Disabled Denied Sidewalk Snow Removal

A representative for the city’s disabled community may challenge the city for failing to respect the rights of the disabled

By JONATHAN SHER
Last Updated: 17th November 2009, 10:14am

London politicians shunted aside a request from the disabled yesterday to restore spending to clear snow-packed sidewalks, but mostly gushed about a proposal to forgo even more cash to extend free and overnight on-street parking.

Access denied

Queen’s completes scan to assess physical accessibility on campus
By Rachel Kuper, Assistant News Editor

Director of Campus Planning and Development Audrey Kaplan says the University’s getting better and more Auditors will complete an accessibility scan of Queen’s today to bring the University up to provincial standards by January 2010.

The province, which mandated accessibility improvements by 2010, aims to have accessibility for all Ontarians by 2025.

Doing it Right

Written by Atara Beck
Tuesday, 24 November 2009

TORONTO – According to Edward Rice, chairman of Ontarians with Disabilities Sub-Committee, League for Human Rights, B’nai Brith Canada, “UJA Federation [of Greater Toronto] has gone beyond the building code” to accommodate disabled people at the renovated Lipa Green building – the first building to be completed at the new Sherman Jewish community campus on Bathurst north of Sheppard.

Councillors Consider Best Way to Make Accessibility Changes in city

Nov 24, 2009 – 03:48 PM
By Kristen Calis

PICKERING — A motion to pave the way for those living with disabilities took a detour recently.

Preparing to meet new provincial rules on accommodating those with physical disabilities was on the mind of Ward 1 City Councillor Jennifer O’Connell, who wants to get a head start on the planning due to a long implementation process. Some phases of the legislation won’t be introduced until 2025. Her motion was referred back to Pickering’s accessibility advisory committee by council.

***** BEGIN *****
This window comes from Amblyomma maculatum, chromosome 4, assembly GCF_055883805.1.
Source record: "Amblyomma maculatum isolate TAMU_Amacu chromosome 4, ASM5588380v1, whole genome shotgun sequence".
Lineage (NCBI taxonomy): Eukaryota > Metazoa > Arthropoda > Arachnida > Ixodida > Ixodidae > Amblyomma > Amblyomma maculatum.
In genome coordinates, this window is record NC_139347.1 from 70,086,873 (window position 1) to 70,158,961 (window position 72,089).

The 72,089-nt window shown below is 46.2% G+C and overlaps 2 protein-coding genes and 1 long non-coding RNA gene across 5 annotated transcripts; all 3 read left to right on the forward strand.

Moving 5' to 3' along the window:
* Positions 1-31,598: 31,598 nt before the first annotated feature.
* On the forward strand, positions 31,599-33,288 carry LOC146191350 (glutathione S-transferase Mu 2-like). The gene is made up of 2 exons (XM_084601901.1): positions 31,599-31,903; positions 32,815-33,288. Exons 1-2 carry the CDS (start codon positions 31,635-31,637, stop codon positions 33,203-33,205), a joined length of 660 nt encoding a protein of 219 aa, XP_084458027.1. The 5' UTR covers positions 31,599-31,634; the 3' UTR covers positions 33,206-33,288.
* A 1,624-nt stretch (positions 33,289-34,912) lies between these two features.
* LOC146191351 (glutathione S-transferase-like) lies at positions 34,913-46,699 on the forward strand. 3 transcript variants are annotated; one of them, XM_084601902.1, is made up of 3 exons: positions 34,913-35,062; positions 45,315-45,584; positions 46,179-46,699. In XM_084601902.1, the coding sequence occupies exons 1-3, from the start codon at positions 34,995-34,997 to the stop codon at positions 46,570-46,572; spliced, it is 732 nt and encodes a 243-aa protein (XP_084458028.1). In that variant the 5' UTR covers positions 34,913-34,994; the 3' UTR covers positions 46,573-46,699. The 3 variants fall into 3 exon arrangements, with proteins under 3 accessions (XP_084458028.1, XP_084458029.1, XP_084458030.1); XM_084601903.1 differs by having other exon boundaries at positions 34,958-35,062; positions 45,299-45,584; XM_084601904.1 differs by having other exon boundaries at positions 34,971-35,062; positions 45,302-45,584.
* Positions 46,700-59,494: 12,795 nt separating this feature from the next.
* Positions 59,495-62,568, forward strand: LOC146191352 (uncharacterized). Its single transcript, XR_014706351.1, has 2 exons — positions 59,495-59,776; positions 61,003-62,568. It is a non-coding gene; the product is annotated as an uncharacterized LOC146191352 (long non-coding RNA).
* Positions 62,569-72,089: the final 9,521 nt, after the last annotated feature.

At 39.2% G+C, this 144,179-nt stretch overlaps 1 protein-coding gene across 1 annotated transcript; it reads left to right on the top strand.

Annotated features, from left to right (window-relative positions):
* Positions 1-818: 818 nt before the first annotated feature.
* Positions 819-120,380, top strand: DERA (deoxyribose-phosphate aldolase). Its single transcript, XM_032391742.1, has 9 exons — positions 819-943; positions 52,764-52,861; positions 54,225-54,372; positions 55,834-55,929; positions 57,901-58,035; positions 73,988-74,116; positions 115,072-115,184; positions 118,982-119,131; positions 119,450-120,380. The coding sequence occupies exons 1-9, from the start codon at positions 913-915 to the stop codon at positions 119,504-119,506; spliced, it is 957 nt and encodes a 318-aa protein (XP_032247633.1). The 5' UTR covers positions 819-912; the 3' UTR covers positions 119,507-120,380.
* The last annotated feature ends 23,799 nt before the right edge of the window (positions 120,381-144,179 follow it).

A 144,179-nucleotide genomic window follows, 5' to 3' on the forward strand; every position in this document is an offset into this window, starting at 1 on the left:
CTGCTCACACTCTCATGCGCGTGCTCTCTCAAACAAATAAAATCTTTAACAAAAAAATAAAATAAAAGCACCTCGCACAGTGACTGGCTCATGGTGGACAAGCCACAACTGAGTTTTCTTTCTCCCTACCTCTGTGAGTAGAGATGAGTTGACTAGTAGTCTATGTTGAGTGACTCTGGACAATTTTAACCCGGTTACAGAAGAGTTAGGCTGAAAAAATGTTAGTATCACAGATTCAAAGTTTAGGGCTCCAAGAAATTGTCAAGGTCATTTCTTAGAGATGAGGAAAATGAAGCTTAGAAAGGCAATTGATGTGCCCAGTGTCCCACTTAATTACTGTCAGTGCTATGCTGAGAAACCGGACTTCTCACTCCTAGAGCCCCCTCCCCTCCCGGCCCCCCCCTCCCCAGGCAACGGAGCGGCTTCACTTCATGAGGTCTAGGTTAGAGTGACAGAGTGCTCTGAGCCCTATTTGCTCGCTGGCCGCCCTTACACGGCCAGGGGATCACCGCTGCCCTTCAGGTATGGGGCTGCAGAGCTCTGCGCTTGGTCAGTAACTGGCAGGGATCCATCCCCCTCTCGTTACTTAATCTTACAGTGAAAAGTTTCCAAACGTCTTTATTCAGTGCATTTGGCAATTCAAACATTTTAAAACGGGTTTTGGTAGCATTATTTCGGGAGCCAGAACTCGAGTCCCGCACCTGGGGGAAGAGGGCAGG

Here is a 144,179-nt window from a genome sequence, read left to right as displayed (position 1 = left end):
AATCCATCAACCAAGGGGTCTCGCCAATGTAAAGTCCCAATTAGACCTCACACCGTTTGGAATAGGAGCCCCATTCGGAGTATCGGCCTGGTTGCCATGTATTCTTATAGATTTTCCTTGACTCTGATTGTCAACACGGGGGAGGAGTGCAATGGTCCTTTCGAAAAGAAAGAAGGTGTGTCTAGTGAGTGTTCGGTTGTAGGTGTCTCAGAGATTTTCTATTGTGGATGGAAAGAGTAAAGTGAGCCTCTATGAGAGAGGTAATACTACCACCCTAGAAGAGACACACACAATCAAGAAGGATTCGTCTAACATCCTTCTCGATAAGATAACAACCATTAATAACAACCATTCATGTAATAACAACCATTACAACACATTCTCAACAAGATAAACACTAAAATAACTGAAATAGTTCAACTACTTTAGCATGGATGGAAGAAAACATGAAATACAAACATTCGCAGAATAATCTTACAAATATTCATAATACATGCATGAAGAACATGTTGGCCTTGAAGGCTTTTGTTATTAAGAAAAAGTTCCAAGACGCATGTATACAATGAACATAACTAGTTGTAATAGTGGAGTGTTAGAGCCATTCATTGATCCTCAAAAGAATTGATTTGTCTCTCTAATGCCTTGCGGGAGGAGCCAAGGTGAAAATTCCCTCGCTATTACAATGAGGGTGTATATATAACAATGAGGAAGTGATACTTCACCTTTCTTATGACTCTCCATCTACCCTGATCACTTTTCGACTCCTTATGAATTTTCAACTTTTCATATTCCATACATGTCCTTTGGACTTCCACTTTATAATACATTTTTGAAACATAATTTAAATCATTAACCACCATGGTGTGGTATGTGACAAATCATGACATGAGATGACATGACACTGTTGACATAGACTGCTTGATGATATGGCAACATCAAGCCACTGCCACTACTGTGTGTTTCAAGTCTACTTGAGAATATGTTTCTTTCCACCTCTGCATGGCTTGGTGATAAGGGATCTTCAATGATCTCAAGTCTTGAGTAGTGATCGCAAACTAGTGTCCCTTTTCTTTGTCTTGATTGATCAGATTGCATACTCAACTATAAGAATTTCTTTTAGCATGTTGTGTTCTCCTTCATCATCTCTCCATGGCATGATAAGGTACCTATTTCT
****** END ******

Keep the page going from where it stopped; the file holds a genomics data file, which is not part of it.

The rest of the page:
Making Your Home Accessible

By Anna Taylor
  
November 24, 2009

Part 1, The Bathroom  

Let me begin by saying, I am not an expert on all disabilities. I talk about what has worked for me because I live in a wheelchair. Depending on your unique situation some of these ideas will not work for you. Consider your situation and use these ideas to fit your needs. 

But Accessibility is too Expensive

Wednesday, November 18, 2009

Last night I froze watching my oldest child play hockey. It is part of the duty of a Canadian mother to tolerate this little ritual. Destruction got his second assist and though they lost the game, he played well. As I stood there, my body wracked in complete pain, I decided that it was time to make management aware of exactly how inaccessible their arena was.

The McGuinty Government has Done Little to Keep 2007 Election Promise on Educating Students and Professional Trainees on Disability Accessibility

November 12, 2009

On July 20 , 2009, the AODA Alliance wrote to three Ontario Government Ministers to ask what the McGuinty Government has done so far, and what else they plan to do to keep Premier McGuinty’s September 14, 2007 election promises to the AODA Alliance, on expanding school and professional trainees’ curricula to include education on ensuring accessibility for persons with disabilities. Today we make public the answers we received from the Minister of Community and Social Services Madeleine Meilleur (responsible for implementing the Accessibility for Ontarians with Disabilities Act), the Minister of Education
Kathleen Wynne (responsible for schools) and the Minister of Training Colleges and Universities John Milloy (responsible for post-secondary education).

Tim Hortons Boycotts Veterans and People with Disabilities:

How Will You Remember Our Heros and What Will You Do to Combat Human Rights Abuses in Canada by Tim Hortons?

Whitby, Ontario, November 11, 2009:

Ask a soldier what he would be willing to fight for and probably a cup of Timmies would rank top ten on a dark cold night in Afghanistan. It is too bad that same soldier cannot be honoured or even respected back home by Tim Hortons; our government’s laws and their human rights agreements. These required Tim Hortons to provide accessibility for people with disabilities over eighteen years ago.